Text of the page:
Kidney Diseases

Kidney diseases are illnesses or disorders that affect the functioning of kidneys with respect to filtration, re-absorption and secretion.

Causes

General

  1. Secondary and Systemic Disorder
  • Systemic lupus erythematosus
  • Diabetes
  • Goodpasture’s syndrome
  • Bronchiectasis

2. Anti-hypertensive medicines

  • Angiotensin-converting enzyme inhibitors
  • Angiotensin receptor blockers

3. Hereditary

  • Alport Syndrome
  • Thin membrane basement disease
  • Familial clusters

4. Infection

  • Viral
    • Hepatitis B
    • HIV
    • Echovirus
    • Mumps
    • Varicella
    • Cytomegalovirus
  • Bacteria
    • Haemolytic streptococcus
    • Pneumococcus
    • Klebsiella
    • Gonococcus
    • Staphylo
    • Salmonella
    • Yersinia
    • Syphilis
    • Leprosy
    • Tuberculosis

5. Gold — Consuming impure gold preparations for a long time period is also one of the causes of kidney diseases.

Symptoms and signs of kidney diseases

  1. Proteinuria
  2. Hematuria
  3. Reduced glomerular filtration rate
  4. Hypoproteinemia
  5. Oedema ( hands and ankles- at the end of the day; around the eyes –early morning)

Acute Renal Failure (ARF)

It is the sudden loss of kidney function. It occurs when the kidneys stop working over a period of hours, days, or in some cases, weeks. ARF develops from 5% to 7% of all patients in the hospital.  

Causes

Pre-renal

  • Hypovolemia
  • Dehydration
  1. Vomiting
  2. Diarrhoea
  3. Sweating
  4. Fever
  5. Poor intake of fluids
  • Medication(diuretics )
  • Abnormal blood flow to and from the kidney due to obstruction of the renal artery or vein.

Renal

  • Sepsis
  • Medications
  1. NSAID’s(ibuprofen,naproxen)
  2. Antibiotics (aminoglycosides)
  3. Iodine-containing medications
  4. Lithium
  • Rhabdomyolysis
  • Multiple myeloma
  • Acute glomerulonephritis
  • Systemic lupus erythematosus
  • Wegener’s granulomatosis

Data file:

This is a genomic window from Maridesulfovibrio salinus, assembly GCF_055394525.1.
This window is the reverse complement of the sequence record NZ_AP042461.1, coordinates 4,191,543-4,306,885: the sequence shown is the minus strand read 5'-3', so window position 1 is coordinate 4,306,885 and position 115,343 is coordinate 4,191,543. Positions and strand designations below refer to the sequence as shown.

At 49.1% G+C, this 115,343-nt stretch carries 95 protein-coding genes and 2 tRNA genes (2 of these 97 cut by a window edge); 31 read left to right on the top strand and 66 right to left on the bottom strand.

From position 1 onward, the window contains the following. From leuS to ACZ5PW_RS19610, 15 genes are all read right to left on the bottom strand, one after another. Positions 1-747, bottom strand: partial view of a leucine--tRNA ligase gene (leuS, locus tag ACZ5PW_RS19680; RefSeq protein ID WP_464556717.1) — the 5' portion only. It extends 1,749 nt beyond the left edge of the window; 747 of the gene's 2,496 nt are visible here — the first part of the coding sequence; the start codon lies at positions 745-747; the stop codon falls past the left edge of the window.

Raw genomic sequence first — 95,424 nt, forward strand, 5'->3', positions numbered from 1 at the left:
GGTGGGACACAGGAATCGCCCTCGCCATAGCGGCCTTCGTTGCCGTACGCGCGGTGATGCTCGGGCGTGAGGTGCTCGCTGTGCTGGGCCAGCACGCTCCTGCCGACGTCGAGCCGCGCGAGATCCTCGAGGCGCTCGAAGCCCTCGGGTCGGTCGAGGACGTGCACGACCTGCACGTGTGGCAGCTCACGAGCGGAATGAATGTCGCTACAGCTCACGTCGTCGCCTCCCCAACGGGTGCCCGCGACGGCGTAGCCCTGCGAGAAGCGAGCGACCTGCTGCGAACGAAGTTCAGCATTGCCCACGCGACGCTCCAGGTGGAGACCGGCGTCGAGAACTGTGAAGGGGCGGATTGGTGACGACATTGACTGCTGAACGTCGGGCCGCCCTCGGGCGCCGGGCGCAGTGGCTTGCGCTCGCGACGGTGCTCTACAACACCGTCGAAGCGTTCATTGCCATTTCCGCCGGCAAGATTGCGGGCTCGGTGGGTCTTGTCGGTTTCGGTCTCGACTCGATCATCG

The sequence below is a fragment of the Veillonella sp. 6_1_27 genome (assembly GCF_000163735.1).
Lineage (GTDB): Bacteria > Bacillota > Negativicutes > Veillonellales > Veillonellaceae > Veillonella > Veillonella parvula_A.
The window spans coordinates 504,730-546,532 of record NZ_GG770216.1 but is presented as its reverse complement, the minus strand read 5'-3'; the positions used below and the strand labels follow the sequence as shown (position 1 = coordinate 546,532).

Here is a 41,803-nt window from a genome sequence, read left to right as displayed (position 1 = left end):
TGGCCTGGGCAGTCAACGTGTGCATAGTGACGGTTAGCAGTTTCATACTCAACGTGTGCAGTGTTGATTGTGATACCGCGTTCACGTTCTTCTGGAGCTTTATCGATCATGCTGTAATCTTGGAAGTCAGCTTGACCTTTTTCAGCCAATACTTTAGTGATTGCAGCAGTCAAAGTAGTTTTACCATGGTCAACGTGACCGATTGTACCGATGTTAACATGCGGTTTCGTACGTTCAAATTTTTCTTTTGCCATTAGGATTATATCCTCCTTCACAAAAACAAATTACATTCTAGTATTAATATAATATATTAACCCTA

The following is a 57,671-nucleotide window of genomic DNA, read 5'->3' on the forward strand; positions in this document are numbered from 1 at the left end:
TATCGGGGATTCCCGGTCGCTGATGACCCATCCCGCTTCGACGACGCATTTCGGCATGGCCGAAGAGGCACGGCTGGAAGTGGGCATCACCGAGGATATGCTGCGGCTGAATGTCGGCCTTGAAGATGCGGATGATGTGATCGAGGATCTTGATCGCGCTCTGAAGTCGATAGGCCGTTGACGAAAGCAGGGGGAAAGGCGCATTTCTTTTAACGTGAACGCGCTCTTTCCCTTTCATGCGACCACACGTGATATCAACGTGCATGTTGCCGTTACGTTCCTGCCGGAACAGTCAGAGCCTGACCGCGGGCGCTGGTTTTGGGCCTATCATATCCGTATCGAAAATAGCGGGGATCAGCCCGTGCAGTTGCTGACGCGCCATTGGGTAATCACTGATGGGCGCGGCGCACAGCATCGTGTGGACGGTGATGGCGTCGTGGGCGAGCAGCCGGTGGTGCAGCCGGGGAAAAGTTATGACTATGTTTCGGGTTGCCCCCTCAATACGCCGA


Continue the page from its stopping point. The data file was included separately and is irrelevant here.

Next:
• Goodpasture syndrome

Post renal

  • Obstruction of the bladder or the ureters
  • Prostrate –hypertrophy/cancer
  • Tumours in the abdomen
  • Kidney stones(if a single kidney is present)   

Symptoms and signs

  • Anuria
  • Bloody stools
  • Breath odour
  • Bruising easily
  • Changes in mental status or mood
  • Decreased appetite
  • Decreased sensation (hands or feet)
  • Fatigue
  • Flank pain (between the ribs and hips)
  • Frequent urination
  • Hand tremor
  • Hypertension
  • Metallic taste in the mouth
  • Nausea or vomiting may last for days
  • Nosebleeds
  • Oliguria
  • Persistent hiccups
  • Prolonged bleeding
  • Seizures
  • Slow, sluggish movements
  • Swelling(generalized)
  • Swelling of the ankle, feet, and leg swelling

Investigations

  • Blood tests—
  1. creatinine
  2. BUN (Blood urea nitrogen)
  3. CBC
  • Urine C/E
  • USG

Treatment                   

  • Diet (high in carbohydrates and low in protein, salt and potassium)
  • Ayurvedic Medicines
  • Dialysis

Complications

  • Recurrent Infection
  • Uremic syndrome (uremia)
  • Increased potassium in the blood

Chronic Renal Failure (CRF)

Chronic renal failure is defined as a glomerular filtration rate (GFR) below 30 ml/min. Symptoms of uremia often occur when the GFR is less than 15 ml/minute.

Causes

  • Autoimmune disorders( systemic lupus erythematosus and scleroderma)
  • Chronic glomerulonephritis
  • Diabetes
  • Hypertension
  • Injury or trauma